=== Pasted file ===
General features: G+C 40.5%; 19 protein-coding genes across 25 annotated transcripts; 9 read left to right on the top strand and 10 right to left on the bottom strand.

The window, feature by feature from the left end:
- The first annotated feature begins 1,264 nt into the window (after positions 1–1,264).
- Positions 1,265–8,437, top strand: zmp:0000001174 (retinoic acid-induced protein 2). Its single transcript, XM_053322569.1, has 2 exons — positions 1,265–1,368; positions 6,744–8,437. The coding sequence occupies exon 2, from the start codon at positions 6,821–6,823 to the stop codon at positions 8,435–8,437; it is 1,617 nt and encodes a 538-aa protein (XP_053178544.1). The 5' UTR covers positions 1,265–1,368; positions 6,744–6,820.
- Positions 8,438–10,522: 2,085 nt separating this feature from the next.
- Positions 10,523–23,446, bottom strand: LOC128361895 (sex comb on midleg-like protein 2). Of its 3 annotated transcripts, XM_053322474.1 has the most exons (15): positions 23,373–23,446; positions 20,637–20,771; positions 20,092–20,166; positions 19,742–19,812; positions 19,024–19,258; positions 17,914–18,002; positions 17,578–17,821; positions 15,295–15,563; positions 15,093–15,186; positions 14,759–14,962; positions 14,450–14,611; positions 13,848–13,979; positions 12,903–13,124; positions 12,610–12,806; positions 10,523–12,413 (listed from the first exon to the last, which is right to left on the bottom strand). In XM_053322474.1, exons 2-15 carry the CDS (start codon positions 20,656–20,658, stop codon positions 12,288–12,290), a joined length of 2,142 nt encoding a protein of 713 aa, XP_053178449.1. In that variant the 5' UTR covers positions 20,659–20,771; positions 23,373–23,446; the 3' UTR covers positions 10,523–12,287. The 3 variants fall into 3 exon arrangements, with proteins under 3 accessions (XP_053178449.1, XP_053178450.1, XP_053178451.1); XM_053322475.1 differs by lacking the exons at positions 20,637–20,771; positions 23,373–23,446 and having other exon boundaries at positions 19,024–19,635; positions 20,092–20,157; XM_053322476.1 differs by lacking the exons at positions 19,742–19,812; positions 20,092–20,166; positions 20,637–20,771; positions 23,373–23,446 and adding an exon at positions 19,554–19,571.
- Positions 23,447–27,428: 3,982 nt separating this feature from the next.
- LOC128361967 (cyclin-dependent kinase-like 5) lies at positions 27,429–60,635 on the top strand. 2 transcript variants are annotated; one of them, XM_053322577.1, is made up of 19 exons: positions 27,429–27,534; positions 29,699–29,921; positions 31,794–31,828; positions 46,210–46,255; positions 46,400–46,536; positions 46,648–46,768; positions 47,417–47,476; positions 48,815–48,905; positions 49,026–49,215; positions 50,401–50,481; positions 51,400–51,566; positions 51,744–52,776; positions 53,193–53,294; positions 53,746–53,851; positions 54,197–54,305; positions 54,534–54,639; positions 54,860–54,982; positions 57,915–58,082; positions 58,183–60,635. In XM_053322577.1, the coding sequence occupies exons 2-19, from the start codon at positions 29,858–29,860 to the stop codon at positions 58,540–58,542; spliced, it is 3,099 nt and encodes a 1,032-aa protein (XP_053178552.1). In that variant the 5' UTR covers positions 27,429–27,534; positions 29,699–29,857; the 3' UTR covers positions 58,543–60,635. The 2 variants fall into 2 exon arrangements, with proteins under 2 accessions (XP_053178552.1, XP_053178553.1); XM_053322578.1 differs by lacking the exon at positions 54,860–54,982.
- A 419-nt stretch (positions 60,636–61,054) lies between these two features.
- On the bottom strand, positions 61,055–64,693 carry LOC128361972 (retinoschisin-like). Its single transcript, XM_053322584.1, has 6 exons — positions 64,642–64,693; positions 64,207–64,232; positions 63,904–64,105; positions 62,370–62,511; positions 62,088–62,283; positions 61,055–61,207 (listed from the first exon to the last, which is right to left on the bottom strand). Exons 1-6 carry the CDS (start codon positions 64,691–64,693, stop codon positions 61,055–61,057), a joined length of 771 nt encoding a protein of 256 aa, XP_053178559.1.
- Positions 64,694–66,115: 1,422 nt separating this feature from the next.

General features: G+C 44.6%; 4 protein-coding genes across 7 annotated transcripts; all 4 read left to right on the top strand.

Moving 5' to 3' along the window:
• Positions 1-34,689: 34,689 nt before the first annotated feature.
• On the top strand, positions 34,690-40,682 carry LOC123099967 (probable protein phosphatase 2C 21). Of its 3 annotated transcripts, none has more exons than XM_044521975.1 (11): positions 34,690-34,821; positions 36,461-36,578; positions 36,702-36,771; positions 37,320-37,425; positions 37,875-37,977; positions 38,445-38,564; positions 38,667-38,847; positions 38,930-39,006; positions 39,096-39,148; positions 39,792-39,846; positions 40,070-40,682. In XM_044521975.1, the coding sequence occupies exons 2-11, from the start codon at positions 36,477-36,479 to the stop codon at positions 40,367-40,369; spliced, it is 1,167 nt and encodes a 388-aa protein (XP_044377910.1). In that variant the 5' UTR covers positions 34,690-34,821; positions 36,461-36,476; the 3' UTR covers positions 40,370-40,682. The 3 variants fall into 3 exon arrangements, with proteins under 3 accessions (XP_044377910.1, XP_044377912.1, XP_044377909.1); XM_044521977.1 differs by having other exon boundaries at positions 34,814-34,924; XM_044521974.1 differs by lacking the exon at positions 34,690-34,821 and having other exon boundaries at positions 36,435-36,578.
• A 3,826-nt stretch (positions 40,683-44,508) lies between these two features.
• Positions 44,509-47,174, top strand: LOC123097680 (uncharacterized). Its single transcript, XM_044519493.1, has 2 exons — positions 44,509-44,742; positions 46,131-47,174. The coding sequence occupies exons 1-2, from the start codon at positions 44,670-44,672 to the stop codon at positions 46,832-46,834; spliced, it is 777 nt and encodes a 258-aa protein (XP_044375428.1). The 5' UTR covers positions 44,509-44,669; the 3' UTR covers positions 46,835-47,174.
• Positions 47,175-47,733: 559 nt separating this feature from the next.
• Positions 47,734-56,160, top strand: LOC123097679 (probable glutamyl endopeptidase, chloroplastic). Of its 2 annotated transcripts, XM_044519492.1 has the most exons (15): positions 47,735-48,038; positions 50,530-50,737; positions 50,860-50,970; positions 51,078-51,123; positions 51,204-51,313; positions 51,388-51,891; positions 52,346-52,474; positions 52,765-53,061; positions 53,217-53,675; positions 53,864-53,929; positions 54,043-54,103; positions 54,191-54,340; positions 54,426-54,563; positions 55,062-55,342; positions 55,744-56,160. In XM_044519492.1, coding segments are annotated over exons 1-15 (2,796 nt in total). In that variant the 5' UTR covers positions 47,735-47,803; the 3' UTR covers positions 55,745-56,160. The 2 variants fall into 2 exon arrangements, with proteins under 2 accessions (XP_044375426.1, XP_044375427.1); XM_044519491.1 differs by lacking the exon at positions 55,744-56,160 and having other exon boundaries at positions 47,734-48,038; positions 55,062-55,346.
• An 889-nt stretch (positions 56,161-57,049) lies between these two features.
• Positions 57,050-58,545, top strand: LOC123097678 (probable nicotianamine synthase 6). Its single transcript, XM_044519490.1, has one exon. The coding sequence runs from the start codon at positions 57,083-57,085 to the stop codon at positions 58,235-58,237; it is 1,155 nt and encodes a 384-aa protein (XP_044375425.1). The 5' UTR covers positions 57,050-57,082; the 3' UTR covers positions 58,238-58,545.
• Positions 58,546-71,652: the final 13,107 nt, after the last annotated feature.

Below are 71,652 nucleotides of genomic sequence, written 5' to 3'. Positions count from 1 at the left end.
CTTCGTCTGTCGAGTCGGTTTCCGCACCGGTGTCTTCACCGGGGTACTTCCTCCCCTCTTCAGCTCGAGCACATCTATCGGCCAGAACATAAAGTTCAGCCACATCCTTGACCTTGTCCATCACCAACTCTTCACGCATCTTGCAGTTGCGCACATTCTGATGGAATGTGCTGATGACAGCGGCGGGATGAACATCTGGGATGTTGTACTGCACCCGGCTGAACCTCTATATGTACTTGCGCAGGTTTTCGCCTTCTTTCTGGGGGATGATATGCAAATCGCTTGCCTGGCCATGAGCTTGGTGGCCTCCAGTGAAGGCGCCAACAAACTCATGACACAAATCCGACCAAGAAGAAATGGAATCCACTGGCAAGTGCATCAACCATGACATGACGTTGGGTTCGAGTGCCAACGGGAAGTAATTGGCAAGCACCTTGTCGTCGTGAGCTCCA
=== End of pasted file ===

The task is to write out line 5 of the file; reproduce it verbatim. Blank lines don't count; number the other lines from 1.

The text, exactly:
- Positions 8,438–10,522: 2,085 nt separating this feature from the next.